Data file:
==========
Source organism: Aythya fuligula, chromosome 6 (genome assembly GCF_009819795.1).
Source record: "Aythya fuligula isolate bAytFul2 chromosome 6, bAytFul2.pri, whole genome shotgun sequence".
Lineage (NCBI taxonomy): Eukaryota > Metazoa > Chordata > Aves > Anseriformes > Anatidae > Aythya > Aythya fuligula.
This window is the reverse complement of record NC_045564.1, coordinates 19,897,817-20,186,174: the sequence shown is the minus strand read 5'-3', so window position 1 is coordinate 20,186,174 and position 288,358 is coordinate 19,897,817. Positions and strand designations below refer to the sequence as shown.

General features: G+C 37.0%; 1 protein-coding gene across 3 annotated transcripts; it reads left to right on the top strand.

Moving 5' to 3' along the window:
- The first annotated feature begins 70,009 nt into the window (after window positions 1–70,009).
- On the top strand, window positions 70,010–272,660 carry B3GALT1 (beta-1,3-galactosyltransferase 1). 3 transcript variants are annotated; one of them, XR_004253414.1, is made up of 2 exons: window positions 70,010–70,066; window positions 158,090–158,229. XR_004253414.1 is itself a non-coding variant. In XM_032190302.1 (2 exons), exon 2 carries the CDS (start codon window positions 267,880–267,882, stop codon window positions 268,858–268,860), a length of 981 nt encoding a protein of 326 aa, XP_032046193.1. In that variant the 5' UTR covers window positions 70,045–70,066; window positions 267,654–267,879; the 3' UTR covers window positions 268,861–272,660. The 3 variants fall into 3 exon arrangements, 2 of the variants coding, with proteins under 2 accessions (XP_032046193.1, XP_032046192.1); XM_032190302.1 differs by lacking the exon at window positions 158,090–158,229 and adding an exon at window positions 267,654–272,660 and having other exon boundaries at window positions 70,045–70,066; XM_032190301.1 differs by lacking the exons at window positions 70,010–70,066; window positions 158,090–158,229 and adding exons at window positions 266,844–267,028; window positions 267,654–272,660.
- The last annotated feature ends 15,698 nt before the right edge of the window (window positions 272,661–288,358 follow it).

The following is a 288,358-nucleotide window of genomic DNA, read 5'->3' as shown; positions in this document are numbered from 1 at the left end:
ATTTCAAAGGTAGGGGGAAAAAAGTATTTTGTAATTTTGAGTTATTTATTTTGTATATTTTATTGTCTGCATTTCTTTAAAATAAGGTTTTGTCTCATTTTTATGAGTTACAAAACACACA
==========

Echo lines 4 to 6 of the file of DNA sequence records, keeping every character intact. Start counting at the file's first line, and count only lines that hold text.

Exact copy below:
This window is the reverse complement of record NC_045564.1, coordinates 19,897,817-20,186,174: the sequence shown is the minus strand read 5'-3', so window position 1 is coordinate 20,186,174 and position 288,358 is coordinate 19,897,817. Positions and strand designations below refer to the sequence as shown.

General features: G+C 37.0%; 1 protein-coding gene across 3 annotated transcripts; it reads left to right on the top strand.

Moving 5' to 3' along the window: